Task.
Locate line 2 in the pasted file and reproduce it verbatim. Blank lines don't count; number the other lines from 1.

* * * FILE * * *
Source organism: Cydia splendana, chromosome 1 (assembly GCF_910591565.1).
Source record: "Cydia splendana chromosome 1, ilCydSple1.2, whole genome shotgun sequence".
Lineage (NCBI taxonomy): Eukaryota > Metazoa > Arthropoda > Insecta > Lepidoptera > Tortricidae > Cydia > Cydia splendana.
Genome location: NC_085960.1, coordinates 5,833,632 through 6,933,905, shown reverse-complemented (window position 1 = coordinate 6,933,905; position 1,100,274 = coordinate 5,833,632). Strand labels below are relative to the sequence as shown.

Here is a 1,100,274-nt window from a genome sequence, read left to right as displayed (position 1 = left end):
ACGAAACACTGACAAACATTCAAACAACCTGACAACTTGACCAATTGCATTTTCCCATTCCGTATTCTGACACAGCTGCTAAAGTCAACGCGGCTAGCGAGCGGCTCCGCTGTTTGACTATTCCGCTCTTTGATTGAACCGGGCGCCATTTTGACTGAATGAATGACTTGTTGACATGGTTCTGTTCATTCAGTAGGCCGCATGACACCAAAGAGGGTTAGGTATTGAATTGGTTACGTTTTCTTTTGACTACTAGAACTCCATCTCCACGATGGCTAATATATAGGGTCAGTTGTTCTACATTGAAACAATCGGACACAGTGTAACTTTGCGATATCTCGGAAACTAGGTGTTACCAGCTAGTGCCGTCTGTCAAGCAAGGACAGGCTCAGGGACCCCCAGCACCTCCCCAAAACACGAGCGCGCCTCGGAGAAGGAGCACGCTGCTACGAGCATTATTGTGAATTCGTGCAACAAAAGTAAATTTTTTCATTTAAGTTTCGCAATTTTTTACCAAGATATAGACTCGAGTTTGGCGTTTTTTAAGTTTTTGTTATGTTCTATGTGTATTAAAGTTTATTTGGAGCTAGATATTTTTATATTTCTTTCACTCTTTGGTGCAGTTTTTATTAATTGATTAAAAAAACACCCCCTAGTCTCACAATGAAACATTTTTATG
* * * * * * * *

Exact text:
Source record: "Cydia splendana chromosome 1, ilCydSple1.2, whole genome shotgun sequence".